Badger and Magpie
In Chinese tradition, the badger and the magpie have positive meanings, and when these two mammals appear together, it is a sign of pleasure. The Chinese word “human”, meaning badger, sounds identical to “human” for delighted, cheerful, and joyful. They are usually always accompanied by magpies, who bring happiness. A perched magpie indicates happiness in the future. In comparison, a soaring magpie and a badger symbolised happiness on Earth and in the sky.
Bats are a Chinese symbol of good fortune, unlike in the West. The five bats of happiness, or “Wu fu”, represents long life, riches, health, love, and natural death.” The “shou” symbol, which represents longevity, is sometimes represented by these five bats. The ancient Chinese painted representations of bats and used them as designs on jewellery to bring them good luck. Chinese folks still draw “Riyu,” a good luck charm in the shape of a bat’s wings, to this day. Depending on the circumstances, bats can also have a variety of additional meanings in Chinese culture. A red bat represents happiness, a bat with peaches represents a long and happy life, and five bats and a bot represent a life full of all of life’s benefits.
Butterflies are the messengers of good news in Chinese culture, and they symbolise delicacy. Ironically, butterflies are a sign of immortality, even though their lives are brief. Butterflies also associate with marital pleasure. Butterfly sightings with plum blooms are a sign of beauty and longevity. They are a sign of long life when seen with a cat. Butterflies, when paired with a chrysanthemum, symbolise beauty in old age. They also associate with summer and happiness. Butterflies also portray romance in China, according to the Chinese. Two butterflies fluttering together symbolise an unbreakable love link between couples. They also signify a pleasant social life and young love.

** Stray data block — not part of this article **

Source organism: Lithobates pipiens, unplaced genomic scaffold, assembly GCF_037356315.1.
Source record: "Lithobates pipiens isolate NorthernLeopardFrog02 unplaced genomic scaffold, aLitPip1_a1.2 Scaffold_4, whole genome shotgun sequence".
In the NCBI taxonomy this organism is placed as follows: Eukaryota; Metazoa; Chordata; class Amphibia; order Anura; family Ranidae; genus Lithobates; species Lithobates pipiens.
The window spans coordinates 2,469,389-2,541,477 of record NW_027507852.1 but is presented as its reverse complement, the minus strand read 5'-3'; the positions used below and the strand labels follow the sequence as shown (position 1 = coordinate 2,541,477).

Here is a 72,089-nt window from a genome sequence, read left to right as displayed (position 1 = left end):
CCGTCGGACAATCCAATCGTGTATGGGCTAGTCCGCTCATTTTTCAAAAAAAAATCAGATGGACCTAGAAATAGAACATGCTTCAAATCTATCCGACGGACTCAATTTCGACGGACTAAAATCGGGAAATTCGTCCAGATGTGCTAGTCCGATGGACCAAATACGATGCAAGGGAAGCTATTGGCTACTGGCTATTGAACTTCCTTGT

The carp was a symbol of good fortune in ancient China. Many images show carps with dragons, implying that a carp might travel upstream and leap the Yellow River’s waterfalls at Dragon Gate, transforming into a dragon, according to legend. As a result, the carp connects with high-ranking government jobs. The Dragon Gate was thought to be the Court’s entrance at the time. The idiom “carp jumping over the dragon’s door” is now used to compliment someone with exceptional talent and wish them well in the future.